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Unwelcome Visitors: How to Inspect for Pests

Updated: Oct 31, 2019

Let’s face it, no one wants to learn that they are unwitting hosts to ‘unwelcome visitors’ who can make their way into the cleanest and most well-maintained homes or offices. The occasional house fly or yellow jacket is one thing, but ticks, bed bug infestations, mites, or fleas are quite another.


The problem is that most of us would have difficulty telling a tick from a from a flea.


Then, there are the pests that are all but invisible to the naked eye. You suspect you have some sort of infestation, you’re just not sure what. But knowing what to look for is important if you’re going eliminate the problem effectively.


Here are a few tips to help you identify pests - so you can get rid of those pesky critters.


How to Identify Ticks

First of all, ticks are not insects. They are Arachnida, a class that includes spiders, scorpions, spiders and mites. The easiest way to identify a tick is by how many legs it has. Like other arachnids, ticks have eight legs in the nymph and adult stages. (They only have six legs in the larval stage.) They have flattened, tear-shaped bodies and when they are engorged will have a rounder, lighter-colored body.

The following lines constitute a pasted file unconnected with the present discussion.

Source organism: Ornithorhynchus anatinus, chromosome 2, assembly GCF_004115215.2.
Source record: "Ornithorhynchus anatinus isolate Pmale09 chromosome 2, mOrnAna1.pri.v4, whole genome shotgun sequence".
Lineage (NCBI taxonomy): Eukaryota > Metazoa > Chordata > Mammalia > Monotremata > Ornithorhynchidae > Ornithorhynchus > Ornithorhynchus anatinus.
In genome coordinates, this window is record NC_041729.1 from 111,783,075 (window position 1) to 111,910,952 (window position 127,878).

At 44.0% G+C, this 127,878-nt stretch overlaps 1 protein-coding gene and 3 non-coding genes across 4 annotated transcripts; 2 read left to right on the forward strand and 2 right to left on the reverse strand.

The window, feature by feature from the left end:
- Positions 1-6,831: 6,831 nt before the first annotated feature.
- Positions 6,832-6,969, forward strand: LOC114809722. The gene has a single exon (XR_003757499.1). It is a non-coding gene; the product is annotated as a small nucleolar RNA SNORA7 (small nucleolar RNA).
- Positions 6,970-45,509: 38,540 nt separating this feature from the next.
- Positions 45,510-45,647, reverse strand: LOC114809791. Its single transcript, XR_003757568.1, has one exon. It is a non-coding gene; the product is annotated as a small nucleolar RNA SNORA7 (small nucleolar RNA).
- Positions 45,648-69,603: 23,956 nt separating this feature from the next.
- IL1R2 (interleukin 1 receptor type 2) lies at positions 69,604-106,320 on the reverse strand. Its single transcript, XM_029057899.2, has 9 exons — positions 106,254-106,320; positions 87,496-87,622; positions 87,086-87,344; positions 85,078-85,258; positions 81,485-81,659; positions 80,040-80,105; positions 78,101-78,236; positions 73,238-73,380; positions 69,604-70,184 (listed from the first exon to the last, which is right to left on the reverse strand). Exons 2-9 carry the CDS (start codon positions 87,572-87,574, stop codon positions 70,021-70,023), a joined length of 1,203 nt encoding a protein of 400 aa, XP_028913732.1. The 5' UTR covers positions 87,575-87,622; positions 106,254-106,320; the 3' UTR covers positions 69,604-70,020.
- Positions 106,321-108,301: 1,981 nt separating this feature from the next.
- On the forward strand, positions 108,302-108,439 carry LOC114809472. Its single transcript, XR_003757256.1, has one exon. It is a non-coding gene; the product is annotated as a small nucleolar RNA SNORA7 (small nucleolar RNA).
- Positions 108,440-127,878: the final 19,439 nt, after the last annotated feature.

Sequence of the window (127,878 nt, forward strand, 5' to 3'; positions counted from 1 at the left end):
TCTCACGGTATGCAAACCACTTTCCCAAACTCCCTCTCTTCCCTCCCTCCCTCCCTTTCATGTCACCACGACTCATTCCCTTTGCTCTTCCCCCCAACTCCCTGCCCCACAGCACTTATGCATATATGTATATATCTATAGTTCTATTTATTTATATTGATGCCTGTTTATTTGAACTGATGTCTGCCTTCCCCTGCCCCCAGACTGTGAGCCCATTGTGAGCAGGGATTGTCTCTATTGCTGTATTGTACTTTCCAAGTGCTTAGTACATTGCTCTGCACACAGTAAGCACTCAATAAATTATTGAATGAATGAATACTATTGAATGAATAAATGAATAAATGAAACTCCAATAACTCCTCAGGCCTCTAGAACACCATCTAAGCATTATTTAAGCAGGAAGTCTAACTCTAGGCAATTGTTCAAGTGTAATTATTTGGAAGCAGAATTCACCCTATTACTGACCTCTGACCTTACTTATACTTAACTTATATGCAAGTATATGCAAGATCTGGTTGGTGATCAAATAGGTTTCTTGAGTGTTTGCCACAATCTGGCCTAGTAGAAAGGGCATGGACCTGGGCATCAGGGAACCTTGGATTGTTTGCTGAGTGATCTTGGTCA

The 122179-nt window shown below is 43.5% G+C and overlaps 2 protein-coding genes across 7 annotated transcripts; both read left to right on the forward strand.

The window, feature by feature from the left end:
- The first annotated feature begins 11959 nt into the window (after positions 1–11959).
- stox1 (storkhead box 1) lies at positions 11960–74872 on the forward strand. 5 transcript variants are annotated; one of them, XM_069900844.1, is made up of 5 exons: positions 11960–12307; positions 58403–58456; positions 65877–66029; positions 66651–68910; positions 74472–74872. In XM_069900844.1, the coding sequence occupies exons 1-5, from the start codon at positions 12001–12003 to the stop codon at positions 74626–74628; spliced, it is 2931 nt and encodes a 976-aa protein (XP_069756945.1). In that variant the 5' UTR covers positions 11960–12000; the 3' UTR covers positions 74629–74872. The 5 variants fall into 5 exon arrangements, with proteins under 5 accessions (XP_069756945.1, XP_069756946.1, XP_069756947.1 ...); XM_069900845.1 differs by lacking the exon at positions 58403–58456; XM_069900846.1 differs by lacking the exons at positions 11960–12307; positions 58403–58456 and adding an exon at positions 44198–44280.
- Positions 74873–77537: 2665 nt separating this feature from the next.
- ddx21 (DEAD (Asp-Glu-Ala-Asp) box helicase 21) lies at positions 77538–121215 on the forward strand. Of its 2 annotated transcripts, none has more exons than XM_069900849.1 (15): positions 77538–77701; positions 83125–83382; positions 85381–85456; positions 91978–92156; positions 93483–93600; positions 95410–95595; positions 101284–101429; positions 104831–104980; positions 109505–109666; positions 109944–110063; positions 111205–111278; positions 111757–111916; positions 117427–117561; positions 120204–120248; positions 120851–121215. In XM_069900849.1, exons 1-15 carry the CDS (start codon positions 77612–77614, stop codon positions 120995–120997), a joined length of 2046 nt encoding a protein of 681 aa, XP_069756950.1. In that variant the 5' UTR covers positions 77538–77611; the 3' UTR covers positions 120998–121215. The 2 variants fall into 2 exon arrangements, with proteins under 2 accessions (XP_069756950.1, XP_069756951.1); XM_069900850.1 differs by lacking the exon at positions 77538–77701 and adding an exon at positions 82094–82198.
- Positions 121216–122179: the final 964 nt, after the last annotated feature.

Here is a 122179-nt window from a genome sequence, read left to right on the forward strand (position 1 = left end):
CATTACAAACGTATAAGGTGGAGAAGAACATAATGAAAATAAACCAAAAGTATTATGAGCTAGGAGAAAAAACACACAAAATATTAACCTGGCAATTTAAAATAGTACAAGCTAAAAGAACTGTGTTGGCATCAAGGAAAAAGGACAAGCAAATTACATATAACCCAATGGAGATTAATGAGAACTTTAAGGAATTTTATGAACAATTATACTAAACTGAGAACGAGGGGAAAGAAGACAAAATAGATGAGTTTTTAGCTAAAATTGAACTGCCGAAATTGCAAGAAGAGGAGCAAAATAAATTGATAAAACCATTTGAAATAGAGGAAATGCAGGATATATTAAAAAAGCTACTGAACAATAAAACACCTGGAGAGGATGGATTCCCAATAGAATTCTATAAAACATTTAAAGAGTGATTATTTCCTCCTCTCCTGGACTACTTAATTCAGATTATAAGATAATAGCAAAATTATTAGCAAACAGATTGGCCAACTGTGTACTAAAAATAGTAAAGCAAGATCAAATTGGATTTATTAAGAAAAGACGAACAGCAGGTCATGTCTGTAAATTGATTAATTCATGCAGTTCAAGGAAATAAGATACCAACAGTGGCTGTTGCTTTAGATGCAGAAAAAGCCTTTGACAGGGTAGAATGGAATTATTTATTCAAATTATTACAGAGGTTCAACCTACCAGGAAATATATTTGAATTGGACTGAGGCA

Ticks generally wait for host animals on grasses and shrubs. When an unsuspecting victim brushes against them quickly, they let go of the vegetation and climb onto the host. Ticks can only crawl; they cannot fly or jump.


Keep in mind that there are different types of ticks. Deer ticks, for instance, are smaller than their counterparts, the dog and lone star ticks. Deer ticks usually range in size from 2 to 3.5 mm (.078 to .137 inches) and are generally the size of a sesame seed.


However, an engorged tick can measure up to 10 mm long. On the other hand, hard ticks, such as the deer tick, have a shield (or scutum) covering the body. Soft ticks do not.


Ticks are so-called external parasites and live by feeding on the blood of mammals, birds, reptiles, and amphibians. While some ticks tend to be selective in their choice of hosts, others will feed on almost any accessible host. They may seem relatively benign, but they’re not; they can actua